Here are the latest economic surprises indices for the major nations:
Japan aside, economic surprises for most of the majors topped out as we turned into September. Historically there has been a fairly good correlation between economic surprises and stock market returns, but the correlation has deteriorated throughout 2013 and turned negative:
Source: JP Morgan
Is there anything about that period from early 2009 to mid 2010 where correlations also were anomalously negative? My take is that by March 2009 most of the major stock indices were at p/e 10 or below, and thereafter we saw a period of post-panic bargain hunting at historic cheapness, despite and regardless of continued disappointing economic data. That doesn’t apply at today’s valuations.
Here’s another look:
I’ve charted the peaks in US economic surprises versus the SP500. It can be seen that from 2006 to 2012, trend reversals in economic surprises reliably brought about corrections in the SP500, but sometimes with the stock market eeking out a marginal new high and then rolling over. But since the end of 2012 the two economic surprises peaks have been largely ignored by the market.
There have been other notable divergences since the turn of the year.
Equities have diverged from geomagnetism:
Junk bonds, which have historically correlated with equities fairly well under ‘risk-on/off’ sentiment, have parted ways with stocks and are actually down for the year. Commodities likewise:
I have extended this commodities:stocks ratio chart from early 2012 to the current level in November 2013, showing the degree to which stocks are now valued versus commodities:
Down to 0.15, very close to the level reached at the 2000 equities peak.
Versus bonds, equities have also made a sharp run up in relative valuation this year:
If this is the solar maximum at the end of 2013, then it would be normal, by history, for the secular asset class of the time to be bid up in a speculative finale, diverging from normal correlations and leaving models behind, in a final overthrow. If this is occurring with equities (perhaps disinflation has killed off commodities), then the above charts would be evidence for that, and we are left trying to look for clues as to how much further, both in time and price, the speculative finale has to run. If it isn’t equities, but rather commodities that are bound for a speculative finale (as they would rather befit the ‘secular’ asset class leading into this solar peak), then the above charts are warnings that the rug could be pulled from under equities at any time.
Right now, the balance of evidence suggests that it is stocks being bid up to a speculative finale, if my solar thesis is correct. Even without solar, we see various evidence for that, in my last post and this. See how margin debt has accelerated over the last 12 months, as it did prior to the last 2 major stocks peaks:
And now look at the decline in trading volumes:
There are fewer and fewer participants in the market chasing it higher, and the margin debt and credit account levels (last post) suggest increasing leverage to do so. Unless more people and institutions come to the market, then that is a recipe for a steep decline or crash ahead. By demographics, those additional participants are unlikely to materialise. Recall that demographic trends in the US were up into around 2000 and have since been downward, continuing this decade. I suggest that is what we are seeing in the trading volumes ‘mountain’ above.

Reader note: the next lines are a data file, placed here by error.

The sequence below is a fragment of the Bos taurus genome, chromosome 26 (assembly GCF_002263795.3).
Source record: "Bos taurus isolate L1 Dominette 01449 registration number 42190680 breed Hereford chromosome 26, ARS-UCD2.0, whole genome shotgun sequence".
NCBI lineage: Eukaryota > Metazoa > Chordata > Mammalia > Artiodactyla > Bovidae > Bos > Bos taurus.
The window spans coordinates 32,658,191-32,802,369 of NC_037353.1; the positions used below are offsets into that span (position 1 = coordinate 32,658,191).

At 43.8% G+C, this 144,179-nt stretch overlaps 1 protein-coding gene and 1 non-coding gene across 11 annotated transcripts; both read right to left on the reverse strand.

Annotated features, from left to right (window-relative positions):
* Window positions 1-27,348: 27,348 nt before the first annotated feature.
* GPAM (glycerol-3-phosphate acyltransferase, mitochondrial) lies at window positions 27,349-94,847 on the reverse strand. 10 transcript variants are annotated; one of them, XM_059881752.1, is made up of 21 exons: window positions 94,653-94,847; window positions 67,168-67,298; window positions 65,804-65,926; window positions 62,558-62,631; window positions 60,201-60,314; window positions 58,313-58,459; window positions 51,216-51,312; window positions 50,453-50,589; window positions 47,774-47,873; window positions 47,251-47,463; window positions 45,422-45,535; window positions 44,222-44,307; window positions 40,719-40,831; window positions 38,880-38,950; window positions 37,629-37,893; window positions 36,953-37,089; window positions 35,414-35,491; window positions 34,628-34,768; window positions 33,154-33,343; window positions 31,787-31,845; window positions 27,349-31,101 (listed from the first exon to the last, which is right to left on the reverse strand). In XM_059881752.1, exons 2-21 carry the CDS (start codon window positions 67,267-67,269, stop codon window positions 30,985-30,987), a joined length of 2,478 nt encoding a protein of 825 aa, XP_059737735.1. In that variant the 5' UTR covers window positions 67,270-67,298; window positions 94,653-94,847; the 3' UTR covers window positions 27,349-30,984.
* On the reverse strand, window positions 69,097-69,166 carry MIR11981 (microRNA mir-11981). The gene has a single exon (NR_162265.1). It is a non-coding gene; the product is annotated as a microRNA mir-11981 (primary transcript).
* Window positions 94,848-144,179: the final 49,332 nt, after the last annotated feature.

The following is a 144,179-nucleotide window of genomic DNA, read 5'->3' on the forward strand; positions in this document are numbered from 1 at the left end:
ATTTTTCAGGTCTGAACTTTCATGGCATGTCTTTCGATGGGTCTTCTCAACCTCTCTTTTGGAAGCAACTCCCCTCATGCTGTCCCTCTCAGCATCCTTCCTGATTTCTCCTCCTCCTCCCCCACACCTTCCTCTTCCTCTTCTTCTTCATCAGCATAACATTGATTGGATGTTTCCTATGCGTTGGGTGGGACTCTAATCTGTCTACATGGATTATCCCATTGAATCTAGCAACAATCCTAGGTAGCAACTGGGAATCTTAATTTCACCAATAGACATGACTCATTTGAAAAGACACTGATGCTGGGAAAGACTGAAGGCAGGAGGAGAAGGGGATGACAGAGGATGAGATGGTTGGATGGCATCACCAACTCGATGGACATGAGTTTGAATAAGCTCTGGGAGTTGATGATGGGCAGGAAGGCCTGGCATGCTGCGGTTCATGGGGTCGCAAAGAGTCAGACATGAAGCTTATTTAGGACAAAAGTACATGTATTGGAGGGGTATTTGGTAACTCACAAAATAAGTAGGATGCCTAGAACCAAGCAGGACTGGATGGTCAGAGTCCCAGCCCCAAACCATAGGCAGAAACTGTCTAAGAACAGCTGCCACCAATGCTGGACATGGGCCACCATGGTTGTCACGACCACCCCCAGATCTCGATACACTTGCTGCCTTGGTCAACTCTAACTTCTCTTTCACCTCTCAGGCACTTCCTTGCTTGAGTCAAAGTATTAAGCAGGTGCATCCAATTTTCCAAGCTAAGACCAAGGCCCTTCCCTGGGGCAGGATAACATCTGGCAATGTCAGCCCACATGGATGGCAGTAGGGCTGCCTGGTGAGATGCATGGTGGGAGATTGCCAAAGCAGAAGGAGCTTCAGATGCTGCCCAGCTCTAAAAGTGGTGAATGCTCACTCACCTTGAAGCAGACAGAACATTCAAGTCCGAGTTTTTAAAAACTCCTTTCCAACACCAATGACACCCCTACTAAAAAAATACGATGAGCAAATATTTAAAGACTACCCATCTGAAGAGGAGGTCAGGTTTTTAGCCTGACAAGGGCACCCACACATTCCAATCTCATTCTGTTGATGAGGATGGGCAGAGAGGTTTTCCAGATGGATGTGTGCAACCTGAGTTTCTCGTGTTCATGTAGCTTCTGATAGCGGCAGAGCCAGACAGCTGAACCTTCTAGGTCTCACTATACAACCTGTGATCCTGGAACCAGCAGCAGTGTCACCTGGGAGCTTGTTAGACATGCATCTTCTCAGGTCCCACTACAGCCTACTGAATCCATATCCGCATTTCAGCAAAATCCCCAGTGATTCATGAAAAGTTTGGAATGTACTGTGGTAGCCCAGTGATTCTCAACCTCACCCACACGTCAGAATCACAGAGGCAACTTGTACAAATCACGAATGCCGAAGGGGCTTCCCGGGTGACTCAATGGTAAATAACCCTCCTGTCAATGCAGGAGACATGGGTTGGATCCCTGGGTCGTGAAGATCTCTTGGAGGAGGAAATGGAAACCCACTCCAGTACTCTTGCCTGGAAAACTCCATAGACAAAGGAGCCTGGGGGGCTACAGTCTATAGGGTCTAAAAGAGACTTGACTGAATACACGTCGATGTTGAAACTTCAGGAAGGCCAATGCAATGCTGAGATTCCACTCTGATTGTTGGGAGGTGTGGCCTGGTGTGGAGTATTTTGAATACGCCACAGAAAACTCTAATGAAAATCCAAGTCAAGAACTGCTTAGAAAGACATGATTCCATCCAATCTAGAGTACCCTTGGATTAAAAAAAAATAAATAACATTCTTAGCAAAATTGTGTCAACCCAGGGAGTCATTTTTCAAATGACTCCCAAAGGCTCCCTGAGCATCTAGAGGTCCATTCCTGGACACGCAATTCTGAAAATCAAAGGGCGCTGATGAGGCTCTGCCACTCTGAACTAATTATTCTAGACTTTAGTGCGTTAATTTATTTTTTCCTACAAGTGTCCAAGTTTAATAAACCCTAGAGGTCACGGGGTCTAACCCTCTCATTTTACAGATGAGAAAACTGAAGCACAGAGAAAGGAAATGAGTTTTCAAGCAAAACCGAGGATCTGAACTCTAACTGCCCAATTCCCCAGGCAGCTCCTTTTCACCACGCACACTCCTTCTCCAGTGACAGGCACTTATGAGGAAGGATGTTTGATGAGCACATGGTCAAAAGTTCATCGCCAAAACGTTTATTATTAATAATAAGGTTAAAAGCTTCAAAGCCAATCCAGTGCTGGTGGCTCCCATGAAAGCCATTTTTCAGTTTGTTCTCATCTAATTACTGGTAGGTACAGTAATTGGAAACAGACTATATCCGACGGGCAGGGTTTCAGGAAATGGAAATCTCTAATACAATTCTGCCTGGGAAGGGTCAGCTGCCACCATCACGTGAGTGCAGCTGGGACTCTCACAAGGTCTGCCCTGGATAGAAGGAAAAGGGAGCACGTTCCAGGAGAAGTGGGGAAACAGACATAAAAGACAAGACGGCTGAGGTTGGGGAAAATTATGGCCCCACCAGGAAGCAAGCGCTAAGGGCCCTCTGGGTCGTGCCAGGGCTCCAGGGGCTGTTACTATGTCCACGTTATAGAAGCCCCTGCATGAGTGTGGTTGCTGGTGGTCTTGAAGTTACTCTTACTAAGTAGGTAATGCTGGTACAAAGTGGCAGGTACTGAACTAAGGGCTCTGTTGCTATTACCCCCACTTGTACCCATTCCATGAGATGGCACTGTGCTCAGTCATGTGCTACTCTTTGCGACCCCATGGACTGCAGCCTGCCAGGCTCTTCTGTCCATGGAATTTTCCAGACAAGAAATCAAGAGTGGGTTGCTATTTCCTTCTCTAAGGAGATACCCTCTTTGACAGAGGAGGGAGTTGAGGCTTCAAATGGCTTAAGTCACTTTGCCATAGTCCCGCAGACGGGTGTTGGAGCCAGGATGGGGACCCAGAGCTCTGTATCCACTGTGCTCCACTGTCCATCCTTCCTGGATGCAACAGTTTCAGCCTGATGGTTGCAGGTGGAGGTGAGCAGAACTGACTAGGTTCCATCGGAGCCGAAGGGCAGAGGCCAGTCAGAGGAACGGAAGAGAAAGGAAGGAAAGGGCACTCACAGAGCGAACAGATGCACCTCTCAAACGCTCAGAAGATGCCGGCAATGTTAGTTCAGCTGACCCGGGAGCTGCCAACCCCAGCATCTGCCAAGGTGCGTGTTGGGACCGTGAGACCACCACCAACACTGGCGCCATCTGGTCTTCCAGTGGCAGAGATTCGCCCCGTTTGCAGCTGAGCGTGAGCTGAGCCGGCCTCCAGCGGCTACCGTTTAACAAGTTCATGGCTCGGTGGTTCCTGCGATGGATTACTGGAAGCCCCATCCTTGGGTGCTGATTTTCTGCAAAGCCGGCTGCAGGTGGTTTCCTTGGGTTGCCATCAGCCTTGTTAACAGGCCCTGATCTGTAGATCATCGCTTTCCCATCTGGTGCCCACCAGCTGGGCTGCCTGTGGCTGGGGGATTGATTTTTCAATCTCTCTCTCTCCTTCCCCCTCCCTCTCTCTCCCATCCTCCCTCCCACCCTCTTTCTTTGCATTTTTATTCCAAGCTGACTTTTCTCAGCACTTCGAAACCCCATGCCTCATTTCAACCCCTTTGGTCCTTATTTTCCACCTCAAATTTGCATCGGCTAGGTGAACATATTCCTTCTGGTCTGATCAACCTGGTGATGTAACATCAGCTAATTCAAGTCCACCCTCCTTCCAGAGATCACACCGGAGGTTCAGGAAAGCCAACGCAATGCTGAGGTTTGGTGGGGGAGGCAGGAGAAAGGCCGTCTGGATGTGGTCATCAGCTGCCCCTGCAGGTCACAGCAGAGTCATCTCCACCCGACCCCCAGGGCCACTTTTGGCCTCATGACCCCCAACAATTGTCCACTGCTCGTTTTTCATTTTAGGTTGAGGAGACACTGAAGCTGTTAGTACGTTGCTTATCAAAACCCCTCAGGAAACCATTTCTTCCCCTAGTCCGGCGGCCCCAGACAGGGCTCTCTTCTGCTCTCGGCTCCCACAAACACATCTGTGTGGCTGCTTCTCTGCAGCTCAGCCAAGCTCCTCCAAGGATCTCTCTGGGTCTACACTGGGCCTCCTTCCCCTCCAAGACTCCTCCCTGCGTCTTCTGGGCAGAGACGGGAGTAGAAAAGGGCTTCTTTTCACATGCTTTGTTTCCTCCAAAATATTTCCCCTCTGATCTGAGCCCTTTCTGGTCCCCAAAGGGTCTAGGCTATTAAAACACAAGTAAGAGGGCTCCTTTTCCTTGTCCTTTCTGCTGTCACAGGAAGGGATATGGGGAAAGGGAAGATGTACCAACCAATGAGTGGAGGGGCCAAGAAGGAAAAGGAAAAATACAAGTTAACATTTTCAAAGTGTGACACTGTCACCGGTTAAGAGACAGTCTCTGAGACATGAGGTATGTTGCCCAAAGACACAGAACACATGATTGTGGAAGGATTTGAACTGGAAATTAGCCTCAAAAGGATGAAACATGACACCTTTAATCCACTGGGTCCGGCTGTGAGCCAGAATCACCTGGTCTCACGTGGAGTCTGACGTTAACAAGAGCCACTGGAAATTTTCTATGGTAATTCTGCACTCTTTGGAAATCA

In summary, I believe the equities bull is on borrowed time and that risk-reward is stacking up on the short side. But it comes down to how much further in price and time stocks can extend first. If solar-inspired speculation is at work then parabolic becomes more possible. If on the other hand equities are to make a topping ‘process’ rather than a parabolic, then by normal measures this has not started in a meaningful way so should at least extend for several months and postpone a major decline until 2014. If commodities are to become the speculative target then they should take off as late cyclicals whilst stocks make a topping process. This remains theory only, and deflationary demographics are a headwind to this occurring, so I have my doubts.
On that note, if we look at when gold really took off in the past, it was under conditions of negative real treasury yields. Rises in yields over the last 12 months, together with shrinking inflation, have taken real yields positive and are a problem for gold. Deflationary winds, due to demographics, threaten to take inflation yet lower, whilst treasury yields by late 2012 had reached historic extreme lows, suggesting renewed downside may be limited. So, if I could speculate how fortunes could be reversed in gold, it would be either the world tips into deflation and gold performs more ‘uniquely’ (gold’s performance under deflation is limited in history, but I suggest it ought to perform as the default go-to asset under such conditions when all others are unattractive) – or – central banks take renewed action against the disinflation in progress by increasing rather than decreasing stimulus, e.g. the ECB launches QE and the Fed maintains QE rather than tapers.